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Donor beware: UVa leaders float tracking professors' political donations

The University of Virginia could become the first major institution of higher education in the entire country to start publishing the political donations of its faculty and staff if some of the ideas floated by members of its governing body are adopted.

What they will find from already publicly available information is something that is already a well-known fact. At UVa, like at almost every college across the country, professors and administrators tend to be more liberal than the average American.

What is not known is how UVa, or any university, could use data on donations to make decisions. Will it cause them to hire or fire specific faculty? No one will say.

Much like calls to track student and faculty political and religious affiliation, UVa itself has been tight-lipped, only raising doubts about the practicality of either proposal and reinforcing the school’s commitment to diversity.

“We should look and see does this looks diverse to us,” Douglas Wetmore, one of the more conservative members of the Board of Visitor said at a June 2 meeting, referring to the political diversity of faculty. “Maybe we got good diversity, and we just don’t realize it. Maybe we don’t and maybe it is uneven, and we need to make some adjustments.”

Wetmore, appointed by Gov. Glenn Youngkin, did not respond to repeated requests for comment from The Daily Progress.

Like Wetmore, many other conservatives connected to UVa floated the idea that tracking faculty donations could help push back against what they see as the infiltration of leftist professors in the classroom.

“We feel like indoctrination is getting worse because the older generation of baby boomer faculty, who were tolerant people and weren’t out to force students to think one way, are retiring and being replaced,” Jim Bacon, executive director of the influential conservative UVa alumni group the Jefferson Council, told The Daily Progress. “The new generation is far more to the left politically, and you have departments that are already leaning left try to hire more people that think like them, rather than creating diversity.”

Bacon and Wetmore’s political ally Bert Ellis on the board said much of the same.

“It’s a small nucleus of conservative professors here at the university,” Ellis said at the meeting in June. “If someone wanted to take the time they could research [political donations] by ZIP code, occupation and precinct, they could.”

Ellis also did not respond to repeated requests for comment from The Daily Progress.

Leaders close to Youngkin backed the idea as well.

“In a state like Virginia, which is roughly 55-45 politically at any given time, how do you measure what the ideology and political perspectives are of administration and faculty at a major university? One measurement certainly could be just looking at donations on the internet,” said Edwin Feulner Jr., the founder of the conservative think tank the Heritage Foundation and current chair of the commonwealth’s Commission on Higher Education Board Appointments.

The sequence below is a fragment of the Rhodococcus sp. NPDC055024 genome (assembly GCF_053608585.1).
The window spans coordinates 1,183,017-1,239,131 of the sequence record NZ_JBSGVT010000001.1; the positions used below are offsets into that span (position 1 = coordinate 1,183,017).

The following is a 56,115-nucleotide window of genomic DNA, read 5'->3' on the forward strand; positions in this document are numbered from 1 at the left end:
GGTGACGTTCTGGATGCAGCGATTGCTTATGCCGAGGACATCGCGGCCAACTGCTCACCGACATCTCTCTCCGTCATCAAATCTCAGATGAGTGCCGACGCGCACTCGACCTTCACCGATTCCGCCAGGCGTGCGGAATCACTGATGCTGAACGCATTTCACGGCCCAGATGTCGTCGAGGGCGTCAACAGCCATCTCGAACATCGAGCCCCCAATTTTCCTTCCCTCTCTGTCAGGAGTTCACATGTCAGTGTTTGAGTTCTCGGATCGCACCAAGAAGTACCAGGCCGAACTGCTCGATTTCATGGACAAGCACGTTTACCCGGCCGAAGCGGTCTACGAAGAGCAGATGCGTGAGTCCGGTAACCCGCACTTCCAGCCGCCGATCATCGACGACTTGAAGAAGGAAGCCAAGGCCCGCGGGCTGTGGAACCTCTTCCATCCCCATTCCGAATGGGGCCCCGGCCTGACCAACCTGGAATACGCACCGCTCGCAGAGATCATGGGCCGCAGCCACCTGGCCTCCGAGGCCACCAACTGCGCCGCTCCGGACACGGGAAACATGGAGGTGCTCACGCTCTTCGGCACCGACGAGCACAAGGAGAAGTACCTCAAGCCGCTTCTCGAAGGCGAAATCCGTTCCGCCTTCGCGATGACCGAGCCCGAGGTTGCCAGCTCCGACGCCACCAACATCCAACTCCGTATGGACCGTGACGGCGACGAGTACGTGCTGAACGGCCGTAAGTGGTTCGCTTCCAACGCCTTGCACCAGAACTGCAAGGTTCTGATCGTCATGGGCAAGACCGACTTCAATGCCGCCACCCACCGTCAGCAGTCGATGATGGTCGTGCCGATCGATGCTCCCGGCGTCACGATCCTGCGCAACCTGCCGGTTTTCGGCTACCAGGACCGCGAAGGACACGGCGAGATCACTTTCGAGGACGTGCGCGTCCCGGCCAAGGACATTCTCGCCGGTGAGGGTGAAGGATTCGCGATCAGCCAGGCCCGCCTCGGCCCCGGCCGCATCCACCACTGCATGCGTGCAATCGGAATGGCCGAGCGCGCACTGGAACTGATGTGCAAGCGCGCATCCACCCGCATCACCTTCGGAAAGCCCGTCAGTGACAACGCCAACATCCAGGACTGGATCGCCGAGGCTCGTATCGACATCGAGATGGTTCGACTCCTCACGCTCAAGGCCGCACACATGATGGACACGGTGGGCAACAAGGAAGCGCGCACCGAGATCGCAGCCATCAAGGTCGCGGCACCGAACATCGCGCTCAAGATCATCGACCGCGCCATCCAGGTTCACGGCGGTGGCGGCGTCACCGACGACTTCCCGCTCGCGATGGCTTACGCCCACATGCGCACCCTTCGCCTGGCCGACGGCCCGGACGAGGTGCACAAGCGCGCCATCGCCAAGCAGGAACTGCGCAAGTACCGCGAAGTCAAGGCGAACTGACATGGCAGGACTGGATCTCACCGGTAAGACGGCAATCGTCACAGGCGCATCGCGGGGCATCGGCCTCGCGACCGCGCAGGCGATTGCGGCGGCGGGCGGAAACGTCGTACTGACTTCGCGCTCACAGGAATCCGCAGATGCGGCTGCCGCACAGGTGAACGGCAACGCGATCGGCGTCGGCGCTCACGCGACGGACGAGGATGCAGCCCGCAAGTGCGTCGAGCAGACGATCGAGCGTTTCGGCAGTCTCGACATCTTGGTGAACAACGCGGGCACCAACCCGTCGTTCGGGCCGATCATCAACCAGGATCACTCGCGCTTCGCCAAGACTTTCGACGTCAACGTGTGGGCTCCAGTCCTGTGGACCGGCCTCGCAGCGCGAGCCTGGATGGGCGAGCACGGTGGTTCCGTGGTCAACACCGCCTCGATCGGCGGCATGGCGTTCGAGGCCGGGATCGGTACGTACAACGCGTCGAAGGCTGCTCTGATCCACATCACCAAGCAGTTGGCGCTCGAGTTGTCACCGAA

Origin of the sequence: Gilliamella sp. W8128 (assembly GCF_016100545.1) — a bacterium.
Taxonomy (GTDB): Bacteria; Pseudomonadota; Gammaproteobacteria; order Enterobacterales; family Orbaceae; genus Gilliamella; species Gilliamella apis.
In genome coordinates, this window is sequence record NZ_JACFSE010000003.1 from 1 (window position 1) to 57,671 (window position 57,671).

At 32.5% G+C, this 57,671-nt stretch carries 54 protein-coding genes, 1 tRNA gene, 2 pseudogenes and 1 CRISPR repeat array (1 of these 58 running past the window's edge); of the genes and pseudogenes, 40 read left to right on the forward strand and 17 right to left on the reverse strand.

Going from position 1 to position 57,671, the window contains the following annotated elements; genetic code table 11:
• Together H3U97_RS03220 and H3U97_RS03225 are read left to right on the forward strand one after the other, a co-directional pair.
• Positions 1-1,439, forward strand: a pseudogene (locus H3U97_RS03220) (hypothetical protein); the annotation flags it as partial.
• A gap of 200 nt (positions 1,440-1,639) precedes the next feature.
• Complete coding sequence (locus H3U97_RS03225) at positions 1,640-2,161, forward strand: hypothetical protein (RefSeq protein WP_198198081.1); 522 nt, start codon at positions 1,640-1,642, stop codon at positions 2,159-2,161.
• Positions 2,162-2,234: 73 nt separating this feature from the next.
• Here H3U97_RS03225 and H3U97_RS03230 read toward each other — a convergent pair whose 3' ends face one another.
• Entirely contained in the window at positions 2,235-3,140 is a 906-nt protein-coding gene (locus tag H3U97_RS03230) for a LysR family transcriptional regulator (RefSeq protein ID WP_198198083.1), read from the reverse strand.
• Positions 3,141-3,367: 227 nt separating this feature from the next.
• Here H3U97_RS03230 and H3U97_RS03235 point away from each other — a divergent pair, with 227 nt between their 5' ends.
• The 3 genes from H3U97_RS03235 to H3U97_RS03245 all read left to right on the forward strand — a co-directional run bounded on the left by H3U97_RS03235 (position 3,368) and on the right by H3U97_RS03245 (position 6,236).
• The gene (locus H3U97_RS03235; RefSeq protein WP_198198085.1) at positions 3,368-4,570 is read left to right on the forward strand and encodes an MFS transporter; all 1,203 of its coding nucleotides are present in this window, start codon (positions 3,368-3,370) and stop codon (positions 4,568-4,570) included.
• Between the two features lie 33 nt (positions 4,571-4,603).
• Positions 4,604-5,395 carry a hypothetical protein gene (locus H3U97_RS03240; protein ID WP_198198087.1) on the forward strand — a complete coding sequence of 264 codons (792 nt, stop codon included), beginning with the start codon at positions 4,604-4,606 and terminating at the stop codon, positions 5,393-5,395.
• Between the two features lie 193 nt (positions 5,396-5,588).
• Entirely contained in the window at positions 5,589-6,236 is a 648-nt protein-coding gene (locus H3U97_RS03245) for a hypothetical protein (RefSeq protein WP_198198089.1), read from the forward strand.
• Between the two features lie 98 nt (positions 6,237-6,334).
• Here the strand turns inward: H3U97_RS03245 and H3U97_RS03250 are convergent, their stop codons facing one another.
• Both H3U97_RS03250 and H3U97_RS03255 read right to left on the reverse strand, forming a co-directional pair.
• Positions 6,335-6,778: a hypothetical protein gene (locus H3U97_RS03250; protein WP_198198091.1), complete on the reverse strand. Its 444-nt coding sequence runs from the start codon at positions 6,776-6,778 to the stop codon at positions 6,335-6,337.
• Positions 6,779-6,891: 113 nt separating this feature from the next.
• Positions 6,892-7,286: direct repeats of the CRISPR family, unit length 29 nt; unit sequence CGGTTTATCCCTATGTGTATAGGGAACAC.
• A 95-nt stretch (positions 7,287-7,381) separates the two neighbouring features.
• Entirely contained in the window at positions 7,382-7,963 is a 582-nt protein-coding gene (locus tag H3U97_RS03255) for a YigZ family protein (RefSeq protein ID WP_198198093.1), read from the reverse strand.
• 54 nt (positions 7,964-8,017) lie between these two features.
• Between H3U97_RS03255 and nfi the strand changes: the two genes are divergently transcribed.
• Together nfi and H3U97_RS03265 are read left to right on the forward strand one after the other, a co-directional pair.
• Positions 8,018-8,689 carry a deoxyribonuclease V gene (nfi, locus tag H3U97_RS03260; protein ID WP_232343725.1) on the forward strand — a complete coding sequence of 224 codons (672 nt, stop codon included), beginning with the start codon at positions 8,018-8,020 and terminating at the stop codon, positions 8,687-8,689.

The Daily Progress investigated that publicly available data. On the political donation tracking website OpenSecrets, during the 2022 election cycle, UVa faculty and staff favored Democratic candidates over Republican candidates, based on donations by a ratio of 30 to 1.

During the 2022 election cycle, Democratic candidates received 96.1% of donations, Republican candidates received 3.3% and Libertarian candidates received 0.6%.

Bacon is correct: Things have changed.

The numbers are radically different from a little more than 20 years ago. In the 2000 elections, the total amount of money donated to Republicans tallied more than the money donated to Democrats. In the 2000 election cycle, Republicans received around 52% of donations, Democrats received 41% and independent candidates received 6%.

But numbers can be deceiving.

Most professors and administrators at UVa don’t actually donate to any political campaigns, and even if they did, they often donate “dark money,” sending money to groups that do not disclose the identities of donors.

“Contributions to federal and state candidates and parties are already disclosed by law, so it’s a matter of public record,” Larry Sabato, the director of the Center for Politics at UVa, told The Daily Progress. “If they simply want to post what is already public, fine. I think they’ll find that a clear majority of faculty do not make donations to candidates.”

Sabato himself has only donated five times, totaling $2,100, to political candidates and causes since 1999. His latest donation was his first since 2004, and it was $500 to a Republican-affiliated political action committee.

And even if the donations did accurately reflect the politics of the faculty, supporters won’t say what they will use it for. They only have said what they wouldn’t do.

“The idea is not to put a tag on individual professors, and the idea is not to create a kind of new ideological litmus test that you have a certain percent of new conservatives,” Bacon said. “If the tracking is now a problem, it would be a brand-new problem. We should be aware of and thinking about it when we go about bringing in some more diversity of thought.”


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